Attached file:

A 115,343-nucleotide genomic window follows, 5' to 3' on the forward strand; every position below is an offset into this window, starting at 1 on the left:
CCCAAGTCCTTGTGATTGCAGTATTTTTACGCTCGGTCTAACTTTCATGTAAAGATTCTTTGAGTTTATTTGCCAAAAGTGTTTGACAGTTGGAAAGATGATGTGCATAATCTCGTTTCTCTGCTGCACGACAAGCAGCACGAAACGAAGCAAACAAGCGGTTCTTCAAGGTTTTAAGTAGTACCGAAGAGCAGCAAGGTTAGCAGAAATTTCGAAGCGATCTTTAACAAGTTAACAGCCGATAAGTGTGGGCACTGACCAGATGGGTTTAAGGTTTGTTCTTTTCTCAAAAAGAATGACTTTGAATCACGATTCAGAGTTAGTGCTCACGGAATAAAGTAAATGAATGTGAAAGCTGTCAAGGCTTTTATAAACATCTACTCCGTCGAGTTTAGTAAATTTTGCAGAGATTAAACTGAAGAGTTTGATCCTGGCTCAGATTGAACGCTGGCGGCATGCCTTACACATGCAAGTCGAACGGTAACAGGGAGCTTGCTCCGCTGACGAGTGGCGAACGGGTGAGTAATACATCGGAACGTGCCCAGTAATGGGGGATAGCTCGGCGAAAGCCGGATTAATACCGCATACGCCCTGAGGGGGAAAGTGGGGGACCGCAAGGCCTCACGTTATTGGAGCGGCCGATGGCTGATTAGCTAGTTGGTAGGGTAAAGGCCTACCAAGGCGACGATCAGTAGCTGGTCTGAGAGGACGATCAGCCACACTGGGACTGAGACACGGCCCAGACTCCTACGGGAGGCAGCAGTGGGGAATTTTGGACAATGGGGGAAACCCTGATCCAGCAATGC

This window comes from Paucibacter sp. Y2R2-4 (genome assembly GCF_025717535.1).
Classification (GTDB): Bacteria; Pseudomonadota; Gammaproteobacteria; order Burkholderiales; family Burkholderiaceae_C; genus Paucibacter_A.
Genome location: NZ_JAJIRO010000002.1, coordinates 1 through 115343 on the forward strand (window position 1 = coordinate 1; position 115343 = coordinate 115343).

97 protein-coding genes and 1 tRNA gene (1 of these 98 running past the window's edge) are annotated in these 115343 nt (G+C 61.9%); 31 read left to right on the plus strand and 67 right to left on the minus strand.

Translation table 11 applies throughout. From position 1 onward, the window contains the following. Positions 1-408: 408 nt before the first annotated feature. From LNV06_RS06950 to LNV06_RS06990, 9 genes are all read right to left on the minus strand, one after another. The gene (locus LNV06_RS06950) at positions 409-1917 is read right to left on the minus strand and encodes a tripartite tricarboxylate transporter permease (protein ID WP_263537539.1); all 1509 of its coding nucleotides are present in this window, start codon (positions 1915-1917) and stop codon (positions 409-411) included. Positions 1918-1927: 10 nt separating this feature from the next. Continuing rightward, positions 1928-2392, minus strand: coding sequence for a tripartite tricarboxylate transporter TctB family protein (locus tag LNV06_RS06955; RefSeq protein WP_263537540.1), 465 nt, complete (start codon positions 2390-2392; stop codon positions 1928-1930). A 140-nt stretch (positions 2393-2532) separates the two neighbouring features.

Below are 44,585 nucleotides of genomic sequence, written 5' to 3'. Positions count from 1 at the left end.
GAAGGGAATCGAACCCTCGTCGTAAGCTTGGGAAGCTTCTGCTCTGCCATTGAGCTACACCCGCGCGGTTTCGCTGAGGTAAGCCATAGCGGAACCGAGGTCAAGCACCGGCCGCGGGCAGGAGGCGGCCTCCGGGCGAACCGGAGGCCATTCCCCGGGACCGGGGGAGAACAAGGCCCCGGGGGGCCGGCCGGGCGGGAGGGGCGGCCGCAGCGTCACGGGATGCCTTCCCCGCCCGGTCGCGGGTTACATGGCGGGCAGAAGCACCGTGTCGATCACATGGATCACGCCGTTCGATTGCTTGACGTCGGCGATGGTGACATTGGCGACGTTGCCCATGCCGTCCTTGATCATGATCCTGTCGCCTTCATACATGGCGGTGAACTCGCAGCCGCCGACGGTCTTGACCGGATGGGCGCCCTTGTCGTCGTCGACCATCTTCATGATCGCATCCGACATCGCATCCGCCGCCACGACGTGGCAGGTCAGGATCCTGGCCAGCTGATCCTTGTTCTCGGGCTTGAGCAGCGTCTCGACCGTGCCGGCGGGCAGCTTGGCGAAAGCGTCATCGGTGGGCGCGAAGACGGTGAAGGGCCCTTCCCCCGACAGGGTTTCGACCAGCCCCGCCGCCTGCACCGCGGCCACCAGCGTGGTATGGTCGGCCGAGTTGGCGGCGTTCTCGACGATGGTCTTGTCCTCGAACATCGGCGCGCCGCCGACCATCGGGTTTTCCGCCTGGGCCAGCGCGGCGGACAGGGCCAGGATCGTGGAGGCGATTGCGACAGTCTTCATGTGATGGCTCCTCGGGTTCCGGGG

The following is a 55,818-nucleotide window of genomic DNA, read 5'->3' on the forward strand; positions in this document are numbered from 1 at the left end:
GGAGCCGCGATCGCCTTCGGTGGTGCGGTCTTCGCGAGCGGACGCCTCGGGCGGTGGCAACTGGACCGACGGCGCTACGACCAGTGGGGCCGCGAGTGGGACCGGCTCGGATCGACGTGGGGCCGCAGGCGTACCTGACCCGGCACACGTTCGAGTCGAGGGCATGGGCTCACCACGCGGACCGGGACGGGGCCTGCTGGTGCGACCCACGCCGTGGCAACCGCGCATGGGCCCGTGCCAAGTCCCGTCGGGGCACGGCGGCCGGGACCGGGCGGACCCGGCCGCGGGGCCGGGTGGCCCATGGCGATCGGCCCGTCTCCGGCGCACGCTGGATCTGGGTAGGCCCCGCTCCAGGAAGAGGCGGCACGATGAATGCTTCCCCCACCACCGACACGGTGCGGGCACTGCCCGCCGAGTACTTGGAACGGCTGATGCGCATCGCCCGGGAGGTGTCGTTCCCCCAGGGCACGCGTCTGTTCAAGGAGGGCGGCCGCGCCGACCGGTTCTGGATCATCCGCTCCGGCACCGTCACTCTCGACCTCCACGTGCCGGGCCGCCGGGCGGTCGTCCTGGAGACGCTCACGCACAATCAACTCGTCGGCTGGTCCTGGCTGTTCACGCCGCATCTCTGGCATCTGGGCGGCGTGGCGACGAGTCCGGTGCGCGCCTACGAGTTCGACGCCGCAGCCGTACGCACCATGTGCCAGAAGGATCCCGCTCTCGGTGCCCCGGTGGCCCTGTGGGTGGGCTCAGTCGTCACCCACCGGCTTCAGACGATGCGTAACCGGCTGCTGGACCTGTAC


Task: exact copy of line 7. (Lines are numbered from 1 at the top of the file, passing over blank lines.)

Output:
Translation table 11 applies throughout. From position 1 onward, the window contains the following. Positions 1-408: 408 nt before the first annotated feature. From LNV06_RS06950 to LNV06_RS06990, 9 genes are all read right to left on the minus strand, one after another. The gene (locus LNV06_RS06950) at positions 409-1917 is read right to left on the minus strand and encodes a tripartite tricarboxylate transporter permease (protein ID WP_263537539.1); all 1509 of its coding nucleotides are present in this window, start codon (positions 1915-1917) and stop codon (positions 409-411) included. Positions 1918-1927: 10 nt separating this feature from the next. Continuing rightward, positions 1928-2392, minus strand: coding sequence for a tripartite tricarboxylate transporter TctB family protein (locus tag LNV06_RS06955; RefSeq protein WP_263537540.1), 465 nt, complete (start codon positions 2390-2392; stop codon positions 1928-1930). A 140-nt stretch (positions 2393-2532) separates the two neighbouring features.